An accounting of our culinary experiences
Food is an obviously important part of our daily lives. However, when travelling it takes on an additional quality, adding much depth to the experience of visiting a foreign place. This trip was certainly no exception to this rule, and this time, I decided to put together a compilation page -- this page -- containing images and text related to the gastronomy on our trip.
First up was Asmir's pre-wedding bachelor party. Not technically 'on the trip', but part of the whole story. Asmir knows and enjoys cooking up what I like to called his Bosnian meat-wiches: delectable patties of meat with lots of spices and other goodies hand-worked into them, and served with a particular type of flat bun, sour cream, and onions. You can't just stop at one, even though one is plenty!
Deserving passing mention was the economy-class food on our Air France flight across the atlantic ocean. Not bad, really. Lots of various food items, all of reasonably decent quality. Two different types of alcoholic beverages (a small bottle of wine and a small bottle of port), as well.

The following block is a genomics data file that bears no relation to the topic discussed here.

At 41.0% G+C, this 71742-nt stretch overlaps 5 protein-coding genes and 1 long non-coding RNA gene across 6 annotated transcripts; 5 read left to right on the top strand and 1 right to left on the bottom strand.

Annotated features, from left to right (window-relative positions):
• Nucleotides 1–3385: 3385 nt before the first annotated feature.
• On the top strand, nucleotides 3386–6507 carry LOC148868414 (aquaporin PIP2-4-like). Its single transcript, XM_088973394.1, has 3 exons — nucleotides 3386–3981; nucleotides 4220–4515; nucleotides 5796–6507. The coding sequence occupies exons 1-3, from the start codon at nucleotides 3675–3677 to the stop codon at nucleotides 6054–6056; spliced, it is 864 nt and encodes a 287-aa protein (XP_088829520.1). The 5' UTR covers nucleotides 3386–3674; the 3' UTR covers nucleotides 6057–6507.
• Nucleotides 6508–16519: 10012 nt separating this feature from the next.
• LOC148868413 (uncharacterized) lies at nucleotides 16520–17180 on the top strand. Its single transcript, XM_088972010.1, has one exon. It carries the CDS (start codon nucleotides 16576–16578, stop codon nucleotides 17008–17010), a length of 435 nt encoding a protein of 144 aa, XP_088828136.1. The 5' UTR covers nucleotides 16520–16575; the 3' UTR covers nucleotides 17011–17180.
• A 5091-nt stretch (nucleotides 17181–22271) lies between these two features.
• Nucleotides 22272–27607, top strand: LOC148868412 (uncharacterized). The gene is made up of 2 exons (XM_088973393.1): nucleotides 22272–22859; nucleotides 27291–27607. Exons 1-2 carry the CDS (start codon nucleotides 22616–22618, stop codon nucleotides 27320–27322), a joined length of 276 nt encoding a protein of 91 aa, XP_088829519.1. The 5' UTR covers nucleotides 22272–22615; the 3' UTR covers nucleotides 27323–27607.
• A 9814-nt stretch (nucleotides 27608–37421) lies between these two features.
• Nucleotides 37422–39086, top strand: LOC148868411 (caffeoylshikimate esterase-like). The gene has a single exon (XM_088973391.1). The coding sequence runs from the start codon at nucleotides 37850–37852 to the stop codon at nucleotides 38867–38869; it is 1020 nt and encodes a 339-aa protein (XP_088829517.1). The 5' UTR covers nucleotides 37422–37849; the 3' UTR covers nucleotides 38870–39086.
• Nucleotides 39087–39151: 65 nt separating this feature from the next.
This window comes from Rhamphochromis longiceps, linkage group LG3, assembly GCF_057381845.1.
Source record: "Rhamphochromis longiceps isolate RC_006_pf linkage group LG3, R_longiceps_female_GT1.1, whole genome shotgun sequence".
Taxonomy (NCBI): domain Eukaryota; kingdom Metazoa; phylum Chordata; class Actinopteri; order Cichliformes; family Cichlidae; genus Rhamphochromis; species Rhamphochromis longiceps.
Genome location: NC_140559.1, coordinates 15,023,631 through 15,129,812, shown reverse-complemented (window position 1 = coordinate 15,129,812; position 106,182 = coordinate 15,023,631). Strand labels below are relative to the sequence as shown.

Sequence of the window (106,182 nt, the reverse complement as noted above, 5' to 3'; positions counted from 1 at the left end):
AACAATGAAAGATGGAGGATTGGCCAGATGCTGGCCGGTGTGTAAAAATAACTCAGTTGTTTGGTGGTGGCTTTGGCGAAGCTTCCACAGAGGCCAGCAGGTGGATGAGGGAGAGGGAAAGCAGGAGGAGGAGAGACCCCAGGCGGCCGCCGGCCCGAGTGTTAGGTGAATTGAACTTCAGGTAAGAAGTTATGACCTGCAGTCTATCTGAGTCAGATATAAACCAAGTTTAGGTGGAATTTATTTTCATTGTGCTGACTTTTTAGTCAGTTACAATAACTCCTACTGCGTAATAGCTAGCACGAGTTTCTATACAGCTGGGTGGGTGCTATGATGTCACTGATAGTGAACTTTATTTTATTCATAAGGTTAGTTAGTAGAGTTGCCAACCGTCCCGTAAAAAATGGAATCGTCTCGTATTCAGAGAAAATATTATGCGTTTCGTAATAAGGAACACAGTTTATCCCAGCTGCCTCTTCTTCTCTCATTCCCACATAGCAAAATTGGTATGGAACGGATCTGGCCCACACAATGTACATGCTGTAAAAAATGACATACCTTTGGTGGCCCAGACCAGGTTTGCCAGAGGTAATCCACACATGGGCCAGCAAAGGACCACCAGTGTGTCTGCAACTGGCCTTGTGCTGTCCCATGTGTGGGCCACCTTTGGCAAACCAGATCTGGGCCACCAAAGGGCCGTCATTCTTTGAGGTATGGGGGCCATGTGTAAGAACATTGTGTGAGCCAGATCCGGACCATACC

Delicious German Grub
Next up, Asmir and Miriam's pre-wedding 'barbeque'. Not really a barbeque -- that was just a convenient moniker -- and more of a catered food type of affair. The food was all typical Schwabian (southern German) food, and was absolutely mouth-wateringly good. Spatzel, Roasted Potatoes, and various types of tender meats immersed in rich gravies.... hearty, hearty, hearty!
Wedding Dinner Menu
The wedding dinner itself was also a great experience in Southern German Food. Especially good was the Schwabian Wedding Soup - a delicious hot soup with big balls of tender, breaded.... somethings. I'll have to ask Miriam about that, I think. Kind of looked a bit like multi-colored corn pop cereal, but was a whole continent away in terms of taste!
Asmir admires the Hochzeitssuppe
Much, much later in the evening came dessert. A huge, huge array of desserts, of all different kinds. It was literally impossible to sample everything, although everything I sampled was excellent. A special surprise was a whole plateload of Asmir's Mom's homemade baklava - one of my favorites!